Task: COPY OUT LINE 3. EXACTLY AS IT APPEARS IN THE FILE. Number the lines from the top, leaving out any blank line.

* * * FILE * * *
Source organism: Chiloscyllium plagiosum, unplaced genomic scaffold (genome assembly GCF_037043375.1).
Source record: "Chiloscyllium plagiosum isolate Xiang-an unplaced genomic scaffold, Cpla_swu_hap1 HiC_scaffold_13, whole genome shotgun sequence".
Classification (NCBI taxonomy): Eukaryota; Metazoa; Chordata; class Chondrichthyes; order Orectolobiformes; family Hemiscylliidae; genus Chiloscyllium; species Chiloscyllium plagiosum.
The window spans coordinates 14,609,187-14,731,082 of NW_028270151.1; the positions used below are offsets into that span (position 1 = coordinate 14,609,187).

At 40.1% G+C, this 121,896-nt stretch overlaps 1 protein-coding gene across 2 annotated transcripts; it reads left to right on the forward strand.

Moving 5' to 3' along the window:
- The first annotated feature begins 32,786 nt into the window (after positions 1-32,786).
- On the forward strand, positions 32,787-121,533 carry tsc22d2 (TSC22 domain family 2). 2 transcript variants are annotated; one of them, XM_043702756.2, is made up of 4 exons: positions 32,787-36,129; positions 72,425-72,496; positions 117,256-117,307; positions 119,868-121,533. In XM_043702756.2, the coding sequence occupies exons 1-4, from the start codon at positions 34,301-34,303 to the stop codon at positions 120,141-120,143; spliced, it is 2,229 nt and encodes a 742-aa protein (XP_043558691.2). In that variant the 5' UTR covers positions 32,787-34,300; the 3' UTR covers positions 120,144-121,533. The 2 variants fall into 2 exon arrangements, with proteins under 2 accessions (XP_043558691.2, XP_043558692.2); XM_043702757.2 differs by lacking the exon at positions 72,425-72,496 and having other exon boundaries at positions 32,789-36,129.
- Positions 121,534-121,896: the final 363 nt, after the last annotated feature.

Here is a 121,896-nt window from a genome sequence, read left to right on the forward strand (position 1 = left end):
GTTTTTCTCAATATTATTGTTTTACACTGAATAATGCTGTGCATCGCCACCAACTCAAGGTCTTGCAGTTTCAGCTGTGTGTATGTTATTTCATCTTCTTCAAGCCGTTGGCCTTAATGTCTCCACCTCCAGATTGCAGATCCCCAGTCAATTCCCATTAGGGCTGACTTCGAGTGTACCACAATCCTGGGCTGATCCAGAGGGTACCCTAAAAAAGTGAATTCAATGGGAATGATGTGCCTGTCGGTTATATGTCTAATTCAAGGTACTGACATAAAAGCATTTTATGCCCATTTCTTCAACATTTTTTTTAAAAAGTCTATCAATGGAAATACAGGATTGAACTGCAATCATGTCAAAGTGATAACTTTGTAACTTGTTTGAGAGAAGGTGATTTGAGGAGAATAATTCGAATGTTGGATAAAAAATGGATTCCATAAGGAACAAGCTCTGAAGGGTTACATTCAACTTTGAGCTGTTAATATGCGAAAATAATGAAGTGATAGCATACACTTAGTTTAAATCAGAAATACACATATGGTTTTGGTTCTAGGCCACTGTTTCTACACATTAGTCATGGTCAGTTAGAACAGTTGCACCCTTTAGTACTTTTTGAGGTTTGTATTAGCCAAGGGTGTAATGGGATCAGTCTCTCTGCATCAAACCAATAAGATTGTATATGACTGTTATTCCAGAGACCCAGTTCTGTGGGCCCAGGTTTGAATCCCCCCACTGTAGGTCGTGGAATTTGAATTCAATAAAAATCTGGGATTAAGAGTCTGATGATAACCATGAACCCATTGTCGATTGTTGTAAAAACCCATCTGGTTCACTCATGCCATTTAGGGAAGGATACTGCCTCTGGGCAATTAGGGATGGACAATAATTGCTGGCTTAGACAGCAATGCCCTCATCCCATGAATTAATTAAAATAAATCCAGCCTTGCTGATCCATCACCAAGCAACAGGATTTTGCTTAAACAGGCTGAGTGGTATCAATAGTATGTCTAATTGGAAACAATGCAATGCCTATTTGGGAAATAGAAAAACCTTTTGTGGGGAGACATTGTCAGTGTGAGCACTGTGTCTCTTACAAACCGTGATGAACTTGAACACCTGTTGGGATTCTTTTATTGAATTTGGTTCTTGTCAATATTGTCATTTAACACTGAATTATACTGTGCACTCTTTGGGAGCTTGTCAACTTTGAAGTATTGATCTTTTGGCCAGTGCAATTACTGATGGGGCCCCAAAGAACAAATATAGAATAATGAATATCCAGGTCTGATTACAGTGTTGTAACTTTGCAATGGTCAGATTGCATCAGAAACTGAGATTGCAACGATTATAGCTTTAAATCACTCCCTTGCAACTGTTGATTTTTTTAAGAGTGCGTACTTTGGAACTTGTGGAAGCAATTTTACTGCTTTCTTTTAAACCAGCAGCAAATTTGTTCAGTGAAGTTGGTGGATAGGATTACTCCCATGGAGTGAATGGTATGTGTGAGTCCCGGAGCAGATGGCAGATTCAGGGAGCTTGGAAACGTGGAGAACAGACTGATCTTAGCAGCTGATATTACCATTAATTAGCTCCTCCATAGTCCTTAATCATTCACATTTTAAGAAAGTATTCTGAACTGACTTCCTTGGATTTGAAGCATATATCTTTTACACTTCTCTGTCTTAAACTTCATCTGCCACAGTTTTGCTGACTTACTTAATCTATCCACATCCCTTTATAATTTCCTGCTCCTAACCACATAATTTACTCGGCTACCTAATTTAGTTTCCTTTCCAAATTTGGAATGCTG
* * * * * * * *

Classification (NCBI taxonomy): Eukaryota; Metazoa; Chordata; class Chondrichthyes; order Orectolobiformes; family Hemiscylliidae; genus Chiloscyllium; species Chiloscyllium plagiosum.